The term opportunistic infections refers to a number of illnesses, infections and conditions which occur when the immune system has been damaged by HIV. They are called ‘opportunistic’ because the things that cause them (e.g. viruses, bacteria) are often present in the body and the environment but they don’t cause serious illness in a person with an intact immune system. When the immune system is significantly damaged (for example, by HIV) these common bugs may use the ‘opportunity’ to cause disease. Opportunistic infections can be serious, causing debilitating illness or death. Generally, the risk of developing an opportunistic infection increases as a person’s CD4 count decreases.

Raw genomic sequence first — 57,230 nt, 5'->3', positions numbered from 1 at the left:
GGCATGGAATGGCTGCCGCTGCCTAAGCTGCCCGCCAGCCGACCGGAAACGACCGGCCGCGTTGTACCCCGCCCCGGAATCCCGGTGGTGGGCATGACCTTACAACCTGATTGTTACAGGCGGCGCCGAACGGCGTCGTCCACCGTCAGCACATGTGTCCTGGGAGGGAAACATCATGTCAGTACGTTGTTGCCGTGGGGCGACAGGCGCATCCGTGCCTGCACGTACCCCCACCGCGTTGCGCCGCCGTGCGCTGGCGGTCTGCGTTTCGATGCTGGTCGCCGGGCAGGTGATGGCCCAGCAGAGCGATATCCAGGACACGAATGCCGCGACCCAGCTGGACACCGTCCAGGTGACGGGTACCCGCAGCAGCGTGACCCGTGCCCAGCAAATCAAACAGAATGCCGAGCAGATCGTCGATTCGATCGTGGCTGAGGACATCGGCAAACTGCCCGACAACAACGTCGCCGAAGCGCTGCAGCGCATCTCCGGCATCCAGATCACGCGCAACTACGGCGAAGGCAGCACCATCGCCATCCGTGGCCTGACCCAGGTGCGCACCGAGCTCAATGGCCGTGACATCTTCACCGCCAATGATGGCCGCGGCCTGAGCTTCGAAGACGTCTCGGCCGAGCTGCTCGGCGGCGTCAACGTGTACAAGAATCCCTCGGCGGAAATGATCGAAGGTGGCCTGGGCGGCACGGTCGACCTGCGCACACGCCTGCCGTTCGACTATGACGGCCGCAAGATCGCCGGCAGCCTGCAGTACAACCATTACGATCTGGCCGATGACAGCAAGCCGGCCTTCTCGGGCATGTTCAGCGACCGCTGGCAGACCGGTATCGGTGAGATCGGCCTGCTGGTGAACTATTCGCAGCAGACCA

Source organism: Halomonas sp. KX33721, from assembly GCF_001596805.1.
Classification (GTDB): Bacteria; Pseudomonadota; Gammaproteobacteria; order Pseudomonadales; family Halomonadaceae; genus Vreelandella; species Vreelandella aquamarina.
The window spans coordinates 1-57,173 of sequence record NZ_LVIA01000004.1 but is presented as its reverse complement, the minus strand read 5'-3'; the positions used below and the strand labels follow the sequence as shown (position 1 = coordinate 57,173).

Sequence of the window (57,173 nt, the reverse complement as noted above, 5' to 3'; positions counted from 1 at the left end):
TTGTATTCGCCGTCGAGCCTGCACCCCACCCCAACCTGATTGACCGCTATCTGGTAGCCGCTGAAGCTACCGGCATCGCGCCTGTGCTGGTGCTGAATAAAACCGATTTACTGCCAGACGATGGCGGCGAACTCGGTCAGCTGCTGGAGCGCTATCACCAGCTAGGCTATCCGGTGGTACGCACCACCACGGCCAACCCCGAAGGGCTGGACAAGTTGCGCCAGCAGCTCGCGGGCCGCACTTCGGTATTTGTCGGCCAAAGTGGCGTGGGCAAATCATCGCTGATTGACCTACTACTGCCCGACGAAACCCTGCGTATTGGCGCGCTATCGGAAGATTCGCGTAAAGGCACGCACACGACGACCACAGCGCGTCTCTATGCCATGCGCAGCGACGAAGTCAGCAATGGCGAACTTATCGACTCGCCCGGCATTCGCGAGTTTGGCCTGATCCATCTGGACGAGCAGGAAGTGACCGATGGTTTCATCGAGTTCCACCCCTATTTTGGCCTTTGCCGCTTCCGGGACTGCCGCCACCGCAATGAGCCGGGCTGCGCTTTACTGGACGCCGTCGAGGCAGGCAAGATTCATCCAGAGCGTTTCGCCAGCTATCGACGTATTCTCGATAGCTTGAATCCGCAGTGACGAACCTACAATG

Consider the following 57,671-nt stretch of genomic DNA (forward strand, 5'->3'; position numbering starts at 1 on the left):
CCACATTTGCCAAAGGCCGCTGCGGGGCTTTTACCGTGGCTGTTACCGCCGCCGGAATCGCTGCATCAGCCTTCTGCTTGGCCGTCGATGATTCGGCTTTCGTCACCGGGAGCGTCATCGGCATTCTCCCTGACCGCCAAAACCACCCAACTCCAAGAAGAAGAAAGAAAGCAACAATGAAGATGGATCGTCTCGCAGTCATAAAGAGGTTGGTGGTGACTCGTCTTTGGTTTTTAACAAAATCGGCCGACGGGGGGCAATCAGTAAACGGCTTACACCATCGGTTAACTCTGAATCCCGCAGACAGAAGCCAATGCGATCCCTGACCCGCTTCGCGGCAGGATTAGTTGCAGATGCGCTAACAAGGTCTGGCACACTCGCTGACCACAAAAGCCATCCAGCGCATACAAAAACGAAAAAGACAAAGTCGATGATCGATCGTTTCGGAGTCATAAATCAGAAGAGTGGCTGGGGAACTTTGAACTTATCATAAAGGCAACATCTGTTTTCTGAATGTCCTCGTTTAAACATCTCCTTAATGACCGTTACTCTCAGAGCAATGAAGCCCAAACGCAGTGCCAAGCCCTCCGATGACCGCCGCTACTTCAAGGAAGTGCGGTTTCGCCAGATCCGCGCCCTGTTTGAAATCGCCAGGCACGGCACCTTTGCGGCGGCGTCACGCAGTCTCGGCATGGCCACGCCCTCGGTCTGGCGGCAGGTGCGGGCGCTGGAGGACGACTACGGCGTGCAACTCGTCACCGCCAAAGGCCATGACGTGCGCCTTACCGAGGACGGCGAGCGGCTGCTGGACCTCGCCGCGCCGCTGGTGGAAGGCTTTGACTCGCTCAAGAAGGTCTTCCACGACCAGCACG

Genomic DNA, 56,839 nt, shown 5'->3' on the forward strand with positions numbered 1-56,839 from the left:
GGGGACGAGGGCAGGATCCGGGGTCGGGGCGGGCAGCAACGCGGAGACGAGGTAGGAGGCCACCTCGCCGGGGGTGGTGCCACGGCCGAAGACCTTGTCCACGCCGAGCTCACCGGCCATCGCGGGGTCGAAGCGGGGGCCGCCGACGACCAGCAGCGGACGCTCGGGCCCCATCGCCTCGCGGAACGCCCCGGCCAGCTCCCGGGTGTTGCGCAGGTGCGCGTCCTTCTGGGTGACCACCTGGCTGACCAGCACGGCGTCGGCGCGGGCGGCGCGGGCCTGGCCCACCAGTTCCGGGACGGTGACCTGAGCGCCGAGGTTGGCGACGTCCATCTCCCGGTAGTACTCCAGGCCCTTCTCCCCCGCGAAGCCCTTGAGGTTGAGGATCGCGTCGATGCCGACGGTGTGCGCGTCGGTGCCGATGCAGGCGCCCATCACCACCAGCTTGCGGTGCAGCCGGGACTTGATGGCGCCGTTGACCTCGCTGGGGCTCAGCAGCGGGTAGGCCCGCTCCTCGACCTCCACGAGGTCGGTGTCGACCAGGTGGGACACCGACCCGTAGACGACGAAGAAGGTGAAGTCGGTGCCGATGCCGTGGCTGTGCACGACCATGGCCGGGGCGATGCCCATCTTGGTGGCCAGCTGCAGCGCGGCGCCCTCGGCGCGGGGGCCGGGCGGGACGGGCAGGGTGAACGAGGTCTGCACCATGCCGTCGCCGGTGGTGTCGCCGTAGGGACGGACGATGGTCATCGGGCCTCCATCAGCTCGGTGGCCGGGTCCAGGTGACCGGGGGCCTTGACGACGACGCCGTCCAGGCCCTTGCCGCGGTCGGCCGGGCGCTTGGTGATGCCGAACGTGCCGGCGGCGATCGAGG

Opportunistic infections were very common in the early days of Australia’s HIV epidemic but the effectiveness of HIV antiretroviral treatments means most opportunistic infections are not common any more. If your HIV doctor thinks you are at risk of opportunistic infections (depending on your CD4 count) they may recommend specific antibiotic treatments that act to prevent them. Opportunistic infections include a number of conditions described elsewhere on this site, including thrush / candida and herpes.